Chapter 4: Human Capital, Social Capital and Firm Dissolution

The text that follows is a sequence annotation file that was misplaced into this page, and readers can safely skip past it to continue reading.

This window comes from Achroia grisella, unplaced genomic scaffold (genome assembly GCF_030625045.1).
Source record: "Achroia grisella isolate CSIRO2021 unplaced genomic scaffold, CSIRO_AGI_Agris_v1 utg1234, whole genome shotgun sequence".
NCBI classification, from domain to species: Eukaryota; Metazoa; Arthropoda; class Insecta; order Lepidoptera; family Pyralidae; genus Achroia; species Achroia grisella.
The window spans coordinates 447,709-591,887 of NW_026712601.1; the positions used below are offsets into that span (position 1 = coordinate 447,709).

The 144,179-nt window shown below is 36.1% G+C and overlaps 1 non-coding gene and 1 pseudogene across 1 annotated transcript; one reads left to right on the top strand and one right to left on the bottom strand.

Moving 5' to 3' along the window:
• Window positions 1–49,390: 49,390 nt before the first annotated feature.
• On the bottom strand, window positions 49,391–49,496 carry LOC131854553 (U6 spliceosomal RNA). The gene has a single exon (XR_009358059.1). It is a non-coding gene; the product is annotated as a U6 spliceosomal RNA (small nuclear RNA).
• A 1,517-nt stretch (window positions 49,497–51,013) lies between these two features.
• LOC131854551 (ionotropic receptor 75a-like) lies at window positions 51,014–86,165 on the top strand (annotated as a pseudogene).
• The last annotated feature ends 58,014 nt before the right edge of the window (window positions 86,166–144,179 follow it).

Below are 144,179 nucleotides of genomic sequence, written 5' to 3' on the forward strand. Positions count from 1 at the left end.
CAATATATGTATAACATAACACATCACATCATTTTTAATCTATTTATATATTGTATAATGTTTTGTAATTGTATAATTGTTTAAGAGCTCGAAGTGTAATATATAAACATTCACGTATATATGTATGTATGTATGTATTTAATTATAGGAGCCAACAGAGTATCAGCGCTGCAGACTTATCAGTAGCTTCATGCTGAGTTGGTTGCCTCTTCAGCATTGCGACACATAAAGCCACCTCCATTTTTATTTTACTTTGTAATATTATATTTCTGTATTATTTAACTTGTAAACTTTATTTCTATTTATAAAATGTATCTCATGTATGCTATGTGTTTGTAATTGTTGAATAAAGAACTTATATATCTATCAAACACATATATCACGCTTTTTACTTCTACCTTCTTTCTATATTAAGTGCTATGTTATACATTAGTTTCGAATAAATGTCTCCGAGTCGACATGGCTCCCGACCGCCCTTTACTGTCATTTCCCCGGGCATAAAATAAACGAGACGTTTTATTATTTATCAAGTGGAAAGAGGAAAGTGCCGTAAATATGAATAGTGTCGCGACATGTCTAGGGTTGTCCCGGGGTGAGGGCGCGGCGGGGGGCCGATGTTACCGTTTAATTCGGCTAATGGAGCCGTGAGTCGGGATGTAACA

4. Human capital, social capital and ﬁrm dissolution INTRODUCTION Many authors, expressing the view that the modern world is becoming a ‘knowledge society’, have discussed the importance of organization-level human and social capital for organizational performance and survival (for example, Kogut and Zander, 1996; Pfeﬀer, 1994; Uzzi, 1996). However, only a few studies have examined this relationship empirically, looking at the eﬀect of founders’ human and social capital on organizational performance, and particularly, organizational survival (for example, Bates, 1990; Brüderl et al., 1992; Uzzi, 1996). Similarly, studies of the role of CEO characteristics have revealed that CEOs’ human capital features have an impact on organizational behavior and performance (for example, Boone et al., 1996). As was expected, in those studies higher founder or CEO human capital was shown to enhance organizational performance. But although founders’ and CEOs’ human and social capital are important to organizational success, other organization members’ human and social capital also play a critical role in organizational performance. This chapter attempts to deepen understanding of the determinants of organizational dissolution by introducing ﬁrm-level human and social capital in a hazard rate model of ﬁrm dissolution. We argue that organizational human and social capital decrease the likelihood of ﬁrm dissolution and that the speciﬁcity and non-appropriability of those forms of capital aﬀect their contribution to ﬁrm dissolution. Of course, the message that people matter is hardly new (for example, Pfeﬀer, 1994). However, systematic theorizing and testing at the organizational level is rare,...
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